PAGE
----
Use the HALT Method to Control Your Spending & Your Life

Are you familiar with the HALT method?

I recently learned about the HALT method as it is a saying from Alcoholics Anonymous and they use it to identify relapse triggers.

While I can’t speak on relapses and alcoholism, if a tool is useful for identifying situations and preventing a relapse with an addiction to alcohol, it’s something that we should understand. If it can help prevent drinking, it certainly can be used to prevent other undesirable behaviors – like binge eating, shopping, etc.

Today, I’m going to discuss the HALT method and how it might be best used to stop, or at least reduce, those behaviors.

Table of Contents
  1. What is the HALT Method?
  2. How Does HALT Work?
  3. HALT is Useful Elsewhere Too

What is the HALT Method?

What does HALT stand for? HALT stands for Hunger, Anger, Lonely, Tired.

While it’s an acronym, it is also an instruction – you need to halt (stop) and pay attention to the various daily triggers that may lead to a relapse.

  • Are you Hungry? This can refer to both actual hunger and a need for more food as well as emotionally hungry, where you need emotional support.
  • Are you Angry? Do you have feelings of anger, hostility, or resentment? Are you frustrated or annoyed? Emotional stressors can lead to unhealthy coping behavior – which is why “retail therapy” is even a term.
  • Are you Lonely? Human beings have an innate need to belong in a group and when we don’t, loneliness can lead to destructive behaviors.
  • Are you Tired? This one is probably the sneakiest because weariness can creep up on you during the day or it can be the result of weeks of stressors.

The beauty of the HALT method is in its simplicity – go through this checklist and see if you are currently experiencing any one of these well understood and easily identifiable feelings.

The challenge is reminding yourself to go through the checklist so that you can identify the triggers before your body responds to the triggers with a negative coping mechanism.

How Does HALT Work?

The purpose behind the HALT Method is to periodically check in on yourself to see if you are experiencing any of the four (or multiple) feelings that make up the HALT acronym.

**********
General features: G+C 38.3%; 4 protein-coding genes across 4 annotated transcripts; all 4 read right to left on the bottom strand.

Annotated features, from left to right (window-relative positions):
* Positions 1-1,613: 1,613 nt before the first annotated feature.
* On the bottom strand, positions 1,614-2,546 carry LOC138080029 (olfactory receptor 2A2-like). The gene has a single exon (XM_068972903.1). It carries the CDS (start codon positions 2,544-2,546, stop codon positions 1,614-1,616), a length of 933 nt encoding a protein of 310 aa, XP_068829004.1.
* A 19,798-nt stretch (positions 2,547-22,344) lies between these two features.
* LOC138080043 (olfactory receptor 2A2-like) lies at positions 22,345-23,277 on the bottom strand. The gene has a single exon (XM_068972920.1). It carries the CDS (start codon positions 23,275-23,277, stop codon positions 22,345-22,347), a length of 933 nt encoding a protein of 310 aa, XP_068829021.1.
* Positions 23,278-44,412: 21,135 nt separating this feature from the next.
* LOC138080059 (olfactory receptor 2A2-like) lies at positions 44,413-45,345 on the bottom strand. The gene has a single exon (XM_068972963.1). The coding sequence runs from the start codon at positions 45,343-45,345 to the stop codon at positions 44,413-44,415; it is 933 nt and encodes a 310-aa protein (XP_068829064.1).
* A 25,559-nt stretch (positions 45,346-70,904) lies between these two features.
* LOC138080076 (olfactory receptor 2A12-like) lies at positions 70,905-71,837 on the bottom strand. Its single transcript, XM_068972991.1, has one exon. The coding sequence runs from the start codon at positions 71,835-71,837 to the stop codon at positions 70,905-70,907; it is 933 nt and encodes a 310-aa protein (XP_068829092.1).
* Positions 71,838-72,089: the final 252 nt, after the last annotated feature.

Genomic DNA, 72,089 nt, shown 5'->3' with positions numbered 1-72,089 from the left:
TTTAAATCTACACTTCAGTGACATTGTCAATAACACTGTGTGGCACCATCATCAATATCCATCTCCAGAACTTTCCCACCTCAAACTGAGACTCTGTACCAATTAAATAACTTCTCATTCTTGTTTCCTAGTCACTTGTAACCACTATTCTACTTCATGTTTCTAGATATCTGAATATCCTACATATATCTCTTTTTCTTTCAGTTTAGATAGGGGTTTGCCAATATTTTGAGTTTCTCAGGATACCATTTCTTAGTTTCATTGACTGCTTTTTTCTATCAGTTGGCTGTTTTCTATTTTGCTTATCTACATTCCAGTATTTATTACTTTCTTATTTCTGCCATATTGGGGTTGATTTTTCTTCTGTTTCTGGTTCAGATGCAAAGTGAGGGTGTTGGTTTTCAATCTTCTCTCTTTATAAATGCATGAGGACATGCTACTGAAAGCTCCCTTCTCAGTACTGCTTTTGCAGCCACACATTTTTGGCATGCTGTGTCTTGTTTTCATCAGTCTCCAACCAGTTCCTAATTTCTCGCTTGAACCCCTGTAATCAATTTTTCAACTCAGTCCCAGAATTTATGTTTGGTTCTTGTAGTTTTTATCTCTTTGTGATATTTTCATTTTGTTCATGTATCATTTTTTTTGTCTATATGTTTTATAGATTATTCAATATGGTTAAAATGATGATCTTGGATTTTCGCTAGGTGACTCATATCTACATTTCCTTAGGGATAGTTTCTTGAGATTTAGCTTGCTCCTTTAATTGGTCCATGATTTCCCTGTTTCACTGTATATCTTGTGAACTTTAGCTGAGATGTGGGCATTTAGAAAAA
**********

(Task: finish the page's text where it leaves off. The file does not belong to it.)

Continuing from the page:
When you increase your awareness of those feelings, you can address them using coping mechanisms that do not include retail therapy or alcohol.

If you are tired – take a nap.

If you are hungry – eat.

We all intuitively understand this, which is why those Snickers commercials were so effective, but rarely do we make it a practice to check in on ourselves throughout the day.

Identify what may be causing your to cope with spending and you will not only save money but you will address the actual situation that bothers you.

HALT is Useful Elsewhere Too

If you think HALT is useful for preventing destructive behavior, you might not be surprised to learn that checking in on yourself can have other benefits too.

By using the HALT method in medical care, there was a reduction in medication errors over a 2-month period by 31% as reported in this paper! 31%!

The paper’s Abstract:

Medication errors can have deleterious effects on patient safety and care. Interruptions, patient acuity and time pressures have all been cited as contributing factors in the incidence of medication errors. Yet, despite the number of different strategies that can be taken to reduce the incidence of medication errors, they still occur. The strategies often focus on refining systems and processes, depending on the root cause of the error. However, less recognised as contributory elements are human factors such as anger, hunger or tiredness. The aim of this quality improvement initiative was to reduce medication errors by 25% on a medical ward, through the introduction of the hunger, angry, lonely, tired (HALT) model to address the human factors associated with medication errors. Post-implementation, the HALT model appeared to have resulted in a total reduction in medication errors over a 2-month period by 31%. Mistakes related to human error were reduced by 25%, and those linked to communication and documentation errors by 22%. While this was a small-scale study, this is a significant reduction in medication errors. However, caution should be used when addressing other contributing factors associated with medication errors as using HALT alone will not address these.

HALT has the potential to improve job performance too – which is not terribly surprising.

We aren’t ourselves when we’re hungry. Or Angry. Or Lonely. Or Tired. 😊

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